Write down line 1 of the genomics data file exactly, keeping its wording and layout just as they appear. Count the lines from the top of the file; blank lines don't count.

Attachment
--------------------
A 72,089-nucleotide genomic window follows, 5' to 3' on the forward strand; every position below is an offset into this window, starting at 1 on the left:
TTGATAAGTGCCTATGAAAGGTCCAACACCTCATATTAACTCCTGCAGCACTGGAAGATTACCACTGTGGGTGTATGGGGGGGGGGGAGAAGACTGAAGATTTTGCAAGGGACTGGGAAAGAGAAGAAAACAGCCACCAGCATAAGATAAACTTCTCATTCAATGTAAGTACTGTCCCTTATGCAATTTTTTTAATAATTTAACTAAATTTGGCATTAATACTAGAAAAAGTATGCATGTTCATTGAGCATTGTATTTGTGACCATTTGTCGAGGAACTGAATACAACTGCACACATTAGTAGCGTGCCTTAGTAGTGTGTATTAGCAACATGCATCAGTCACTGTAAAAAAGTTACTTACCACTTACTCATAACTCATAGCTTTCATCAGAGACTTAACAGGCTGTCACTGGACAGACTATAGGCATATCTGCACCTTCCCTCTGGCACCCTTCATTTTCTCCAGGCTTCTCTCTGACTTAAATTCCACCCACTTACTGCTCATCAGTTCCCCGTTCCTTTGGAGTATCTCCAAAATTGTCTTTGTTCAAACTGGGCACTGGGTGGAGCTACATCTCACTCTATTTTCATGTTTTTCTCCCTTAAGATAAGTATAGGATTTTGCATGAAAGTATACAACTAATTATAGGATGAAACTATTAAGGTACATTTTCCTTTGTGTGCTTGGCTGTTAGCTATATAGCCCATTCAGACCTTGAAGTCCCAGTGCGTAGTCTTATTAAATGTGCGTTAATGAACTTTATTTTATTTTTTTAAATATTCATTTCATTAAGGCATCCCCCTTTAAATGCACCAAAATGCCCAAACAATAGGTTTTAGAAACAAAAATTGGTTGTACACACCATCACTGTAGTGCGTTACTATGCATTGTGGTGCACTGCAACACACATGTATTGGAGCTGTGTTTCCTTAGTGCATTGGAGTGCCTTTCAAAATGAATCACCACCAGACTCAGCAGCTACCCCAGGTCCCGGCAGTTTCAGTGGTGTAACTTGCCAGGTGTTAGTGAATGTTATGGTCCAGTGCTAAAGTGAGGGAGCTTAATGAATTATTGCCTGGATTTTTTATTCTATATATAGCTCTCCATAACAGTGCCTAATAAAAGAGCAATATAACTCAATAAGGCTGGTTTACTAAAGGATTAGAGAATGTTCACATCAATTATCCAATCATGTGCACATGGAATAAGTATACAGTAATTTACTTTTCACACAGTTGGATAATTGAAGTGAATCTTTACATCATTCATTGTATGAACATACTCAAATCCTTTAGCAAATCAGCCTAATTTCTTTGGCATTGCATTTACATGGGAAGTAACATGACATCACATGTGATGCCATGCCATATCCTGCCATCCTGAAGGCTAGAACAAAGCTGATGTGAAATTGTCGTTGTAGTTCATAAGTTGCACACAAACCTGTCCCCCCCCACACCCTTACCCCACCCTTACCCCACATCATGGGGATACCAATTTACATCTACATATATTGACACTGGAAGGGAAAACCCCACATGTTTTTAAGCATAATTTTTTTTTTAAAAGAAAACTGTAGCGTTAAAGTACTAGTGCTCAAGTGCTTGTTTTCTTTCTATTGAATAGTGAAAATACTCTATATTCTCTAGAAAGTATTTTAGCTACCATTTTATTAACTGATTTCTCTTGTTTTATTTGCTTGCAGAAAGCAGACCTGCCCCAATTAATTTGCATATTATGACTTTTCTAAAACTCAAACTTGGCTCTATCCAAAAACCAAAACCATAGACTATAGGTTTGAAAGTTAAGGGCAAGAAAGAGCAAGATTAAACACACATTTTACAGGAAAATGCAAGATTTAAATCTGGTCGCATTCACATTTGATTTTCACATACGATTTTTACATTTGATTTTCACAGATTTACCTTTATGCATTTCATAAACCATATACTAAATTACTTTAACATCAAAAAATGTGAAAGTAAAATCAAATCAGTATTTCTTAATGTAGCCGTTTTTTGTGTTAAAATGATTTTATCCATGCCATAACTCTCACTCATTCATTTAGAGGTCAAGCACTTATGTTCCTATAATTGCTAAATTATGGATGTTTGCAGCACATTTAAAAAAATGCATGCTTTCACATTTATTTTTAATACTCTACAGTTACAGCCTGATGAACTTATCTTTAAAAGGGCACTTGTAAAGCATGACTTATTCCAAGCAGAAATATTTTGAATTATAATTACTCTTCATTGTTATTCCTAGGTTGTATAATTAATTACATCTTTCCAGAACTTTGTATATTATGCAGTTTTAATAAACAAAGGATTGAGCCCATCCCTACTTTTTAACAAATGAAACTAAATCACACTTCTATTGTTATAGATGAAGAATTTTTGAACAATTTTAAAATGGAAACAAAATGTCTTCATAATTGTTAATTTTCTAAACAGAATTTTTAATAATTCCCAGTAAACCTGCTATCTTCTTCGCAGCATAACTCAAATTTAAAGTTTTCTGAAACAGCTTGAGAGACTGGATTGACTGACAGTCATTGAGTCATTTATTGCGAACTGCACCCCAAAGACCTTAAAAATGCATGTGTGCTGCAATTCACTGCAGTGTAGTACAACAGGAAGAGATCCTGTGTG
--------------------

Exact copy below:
A 72,089-nucleotide genomic window follows, 5' to 3' on the forward strand; every position below is an offset into this window, starting at 1 on the left: